However, in the higher levels (Colossus Avenue and up) you will always be outnumbered in fights unless (a) you use a summon minion or (b) you go in to battle with a full team of 4 wizards. Since there are only 4 positions on the good and bad sides of the combat circle, there is no way the enemies casn have more than 4 spots occupied to outnumber you if you have 4 wizards on your team.

To Minion or Not to Minion

There are a few situations in which rather than summon a minion you should do something else. If you are very low in health and have a choice of summoning a minion or healing yourself, you should probably go for the heal to make sure you arent pwned in the next round, before a minion would do you any good. For me, there is another situation that suggests it: when I have enough power pips and the cards to summon a minion OR to cast Meteor Strike. Since I am a Fire Wizard, I have Meteor Strike which is hard to resist when I am free to cast it. It strikes ALL of the enemies, one at a time, rather than just one of them. After all, I can always summon the minion later in the battle if I need too, but getting all of the opposing enemies damaged early in the fight which Meteor Strike will do.

As I mentioned before, minions are great for soloing but considered a little rude in some situations like fighting the Kraken where deploying a summon minion spell means you are using two of the wizard positions in the circle of combat so that someone else might not get to participate. Of course, you can always switch servers and see if there are fewer people waiting to fight the Kraken on a different server.

What if you have a choice of minions?  Which do you use?

In this situation (which should be rare unless you buy special gear or pets or follow my suggestion and win or buy a special drop pet that gives a summon minion spell like the Ianthine Spectre), you will have to make a difficult decision. Take for example, my dilemma I go into a battle with my spectre and the Summon Death Minion and Summon Fire Minion cards come up in my hand. On the one hand, my fire minion will sometimes heal me, which comes in handy, and he deals damage over time with his Fire Elf and Link spells. On the other hand, while my death minions do not seem to ever heal me (which makes sense when you think about it), thye make up for it with the fact that (a) their Death school spells tend to heal them and keep them helping me longer, often dealing the final blow while I am pulling my heal to finish the fight near full health, and (b) Death school spells are 85% accuracy, better than the 75% of the fire spells my fire minion uses.  This meanstheoretically they fizzle less often than him. Not fizzling is a good thing in a tight spot.

Since you cannot even use the Summon Minion spells unless they come up in your hand, this leads me to:

Spell Deck Construction

You probably won’t have to reconfigure your spell deck very often unless you switch regions haphazardly and run into different schools of magic all the time. Usually, you will be in a region (or the entrance to a dungeon like a boss fight) where you know what you will be facing and you can change the setup of your spell deck when the time comes to move on. The exception to this are your treasure cards: if you keep discarding the regular cards and drawing treasure cards, you will run out and have to rely on regular cards. Therefore, after every fight in which you use a treasure card, you should replenish the treasure cards in your spell deck from your backpack.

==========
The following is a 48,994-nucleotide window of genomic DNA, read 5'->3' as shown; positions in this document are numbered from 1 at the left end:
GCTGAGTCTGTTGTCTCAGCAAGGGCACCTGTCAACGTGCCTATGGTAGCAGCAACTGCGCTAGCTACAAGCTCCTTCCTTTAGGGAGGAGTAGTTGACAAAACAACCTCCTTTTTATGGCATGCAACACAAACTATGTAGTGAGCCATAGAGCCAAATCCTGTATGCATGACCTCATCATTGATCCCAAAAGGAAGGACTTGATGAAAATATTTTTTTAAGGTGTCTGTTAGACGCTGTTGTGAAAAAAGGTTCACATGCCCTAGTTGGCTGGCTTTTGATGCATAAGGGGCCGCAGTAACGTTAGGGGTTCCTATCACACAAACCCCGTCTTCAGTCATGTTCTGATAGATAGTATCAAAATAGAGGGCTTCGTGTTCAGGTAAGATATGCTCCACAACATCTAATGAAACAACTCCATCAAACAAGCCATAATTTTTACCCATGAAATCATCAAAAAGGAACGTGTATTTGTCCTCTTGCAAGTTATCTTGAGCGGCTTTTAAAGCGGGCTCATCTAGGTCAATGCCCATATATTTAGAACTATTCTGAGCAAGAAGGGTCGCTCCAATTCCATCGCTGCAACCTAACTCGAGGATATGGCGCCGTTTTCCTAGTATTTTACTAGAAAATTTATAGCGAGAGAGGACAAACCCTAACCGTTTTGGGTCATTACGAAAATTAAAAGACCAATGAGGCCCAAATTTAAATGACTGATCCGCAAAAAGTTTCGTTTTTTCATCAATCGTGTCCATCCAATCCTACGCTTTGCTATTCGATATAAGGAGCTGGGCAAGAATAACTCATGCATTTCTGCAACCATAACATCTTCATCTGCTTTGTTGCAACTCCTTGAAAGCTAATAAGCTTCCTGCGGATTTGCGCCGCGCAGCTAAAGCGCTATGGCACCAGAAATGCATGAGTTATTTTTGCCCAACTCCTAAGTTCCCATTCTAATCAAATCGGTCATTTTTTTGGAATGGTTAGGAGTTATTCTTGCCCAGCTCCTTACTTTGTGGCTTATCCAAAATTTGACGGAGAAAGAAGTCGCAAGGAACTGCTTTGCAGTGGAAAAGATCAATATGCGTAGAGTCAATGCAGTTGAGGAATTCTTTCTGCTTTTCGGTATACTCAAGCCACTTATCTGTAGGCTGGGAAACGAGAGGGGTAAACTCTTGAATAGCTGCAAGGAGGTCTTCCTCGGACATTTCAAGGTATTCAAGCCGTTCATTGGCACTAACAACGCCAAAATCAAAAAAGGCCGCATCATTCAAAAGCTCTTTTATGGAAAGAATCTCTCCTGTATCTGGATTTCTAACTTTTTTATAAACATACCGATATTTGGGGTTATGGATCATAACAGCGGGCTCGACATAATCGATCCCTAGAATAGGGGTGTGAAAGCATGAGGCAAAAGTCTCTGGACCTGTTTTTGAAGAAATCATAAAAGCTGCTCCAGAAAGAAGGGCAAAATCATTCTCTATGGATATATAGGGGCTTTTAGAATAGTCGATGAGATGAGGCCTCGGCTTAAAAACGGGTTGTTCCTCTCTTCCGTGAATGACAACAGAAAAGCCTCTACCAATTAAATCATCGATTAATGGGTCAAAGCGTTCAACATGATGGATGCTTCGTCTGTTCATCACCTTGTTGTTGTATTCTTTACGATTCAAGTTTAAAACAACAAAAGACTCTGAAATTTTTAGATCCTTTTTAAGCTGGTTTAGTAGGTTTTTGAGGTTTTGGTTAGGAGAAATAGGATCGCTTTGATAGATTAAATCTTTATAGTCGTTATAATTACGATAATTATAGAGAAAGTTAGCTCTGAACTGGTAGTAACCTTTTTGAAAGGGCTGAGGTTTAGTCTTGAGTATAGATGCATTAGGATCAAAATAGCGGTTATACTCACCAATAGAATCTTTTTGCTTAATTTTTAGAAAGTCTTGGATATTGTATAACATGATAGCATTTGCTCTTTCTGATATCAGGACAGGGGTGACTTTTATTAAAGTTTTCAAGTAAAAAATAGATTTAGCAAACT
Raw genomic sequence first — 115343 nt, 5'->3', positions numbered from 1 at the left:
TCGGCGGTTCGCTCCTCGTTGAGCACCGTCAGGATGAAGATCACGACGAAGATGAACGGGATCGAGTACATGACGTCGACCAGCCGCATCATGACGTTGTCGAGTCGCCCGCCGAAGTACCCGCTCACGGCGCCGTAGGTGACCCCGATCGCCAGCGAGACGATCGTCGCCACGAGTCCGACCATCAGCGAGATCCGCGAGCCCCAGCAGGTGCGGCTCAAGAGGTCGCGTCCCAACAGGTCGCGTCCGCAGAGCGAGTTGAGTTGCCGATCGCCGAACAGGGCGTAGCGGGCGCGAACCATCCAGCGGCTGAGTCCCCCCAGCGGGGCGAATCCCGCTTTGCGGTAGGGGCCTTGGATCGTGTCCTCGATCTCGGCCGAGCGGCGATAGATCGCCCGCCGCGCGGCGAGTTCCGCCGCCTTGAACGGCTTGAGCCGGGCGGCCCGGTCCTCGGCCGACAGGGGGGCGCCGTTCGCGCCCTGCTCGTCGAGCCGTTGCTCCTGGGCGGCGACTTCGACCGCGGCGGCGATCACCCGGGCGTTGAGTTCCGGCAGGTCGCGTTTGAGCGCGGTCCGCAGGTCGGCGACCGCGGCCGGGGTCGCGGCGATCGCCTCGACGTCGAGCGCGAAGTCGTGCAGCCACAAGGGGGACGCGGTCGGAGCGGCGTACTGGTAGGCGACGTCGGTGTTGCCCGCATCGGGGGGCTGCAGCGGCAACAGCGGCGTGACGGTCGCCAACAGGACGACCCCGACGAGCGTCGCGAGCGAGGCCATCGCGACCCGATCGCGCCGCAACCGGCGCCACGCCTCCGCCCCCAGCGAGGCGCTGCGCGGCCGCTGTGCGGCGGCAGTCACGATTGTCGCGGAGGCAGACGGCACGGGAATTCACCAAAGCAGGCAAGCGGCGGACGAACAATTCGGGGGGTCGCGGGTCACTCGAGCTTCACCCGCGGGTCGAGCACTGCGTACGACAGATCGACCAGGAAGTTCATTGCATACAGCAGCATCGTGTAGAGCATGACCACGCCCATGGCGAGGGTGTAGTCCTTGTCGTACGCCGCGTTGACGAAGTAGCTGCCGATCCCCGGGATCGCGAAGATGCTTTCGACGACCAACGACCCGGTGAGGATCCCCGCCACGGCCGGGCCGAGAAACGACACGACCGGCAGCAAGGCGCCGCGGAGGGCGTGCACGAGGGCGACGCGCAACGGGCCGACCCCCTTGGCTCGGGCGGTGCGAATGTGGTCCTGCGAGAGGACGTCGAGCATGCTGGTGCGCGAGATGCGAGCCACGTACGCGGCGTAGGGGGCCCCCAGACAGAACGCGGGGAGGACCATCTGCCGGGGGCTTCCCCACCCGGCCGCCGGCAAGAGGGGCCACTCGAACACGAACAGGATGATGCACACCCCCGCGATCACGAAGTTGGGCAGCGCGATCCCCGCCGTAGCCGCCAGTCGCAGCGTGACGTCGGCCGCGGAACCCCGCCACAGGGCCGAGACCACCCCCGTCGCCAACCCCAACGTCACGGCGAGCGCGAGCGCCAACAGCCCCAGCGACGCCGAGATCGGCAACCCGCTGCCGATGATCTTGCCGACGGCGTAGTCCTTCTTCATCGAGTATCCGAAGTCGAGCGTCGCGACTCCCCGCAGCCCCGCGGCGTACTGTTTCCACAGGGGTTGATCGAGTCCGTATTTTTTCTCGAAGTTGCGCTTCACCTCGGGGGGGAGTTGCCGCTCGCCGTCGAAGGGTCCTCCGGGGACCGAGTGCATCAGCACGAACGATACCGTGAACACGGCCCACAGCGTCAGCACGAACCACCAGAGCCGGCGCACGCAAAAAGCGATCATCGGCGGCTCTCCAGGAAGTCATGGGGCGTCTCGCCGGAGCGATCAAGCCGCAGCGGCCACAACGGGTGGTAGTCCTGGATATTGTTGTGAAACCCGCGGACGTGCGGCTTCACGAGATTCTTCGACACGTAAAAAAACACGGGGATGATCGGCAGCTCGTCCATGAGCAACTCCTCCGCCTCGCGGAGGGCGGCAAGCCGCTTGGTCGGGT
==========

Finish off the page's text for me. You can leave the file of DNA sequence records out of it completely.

The contents of your spell deck and treasure cards PLUS any extra cardgivers you might have (like special gear or a special pet-with-card) determine which cards can come up in your hand. But which cards actually DO come up is determined by a combination of random chance and the relationship between the size of your spell deck and the size of your hand.

For example if you have only 7 cards in your spell deck, or only 7 cards left in your spell deck, then since your hand has seven slots in it, every single card in your spell deck with show up in your hand of cards dealt. If you have 14 cards in your spell deck, only half of them will fit in the 7 slots of the dealt thand. You cannot be dealt more than 7 cards; the more cards you have in your spell deck, the less chance each card has of coming up in your hand.

When I was learming this, I was tempted to reduce the size of my spell deck so that all of my cards would show up at the beginning of a battle. I quickly learned that was a bad strategy in all but the lowest and simplest fights. Heres why: after the first round of combat, where (unless I pass) I have used a card, in the second round only 6 cards will come up because I only have 6 left. Next round I will have 5 cards. If you have less cards left in your deck  than the slots in your hand, your hand begins shrinking with every turn (empty slots are  not displayed); it is like you are playing poker and the dealer is giving you less cards every time he deals. Unless your spells function flawlessly or you beat the enemies quickly, you will soon have no cards at all to choose from. That’s bad enough when you are on your own; when you are on a team it means you cannot attack, cannot defend, and cannot heal yourself or any of your teamates. That’s when bad things happen and you become less popular.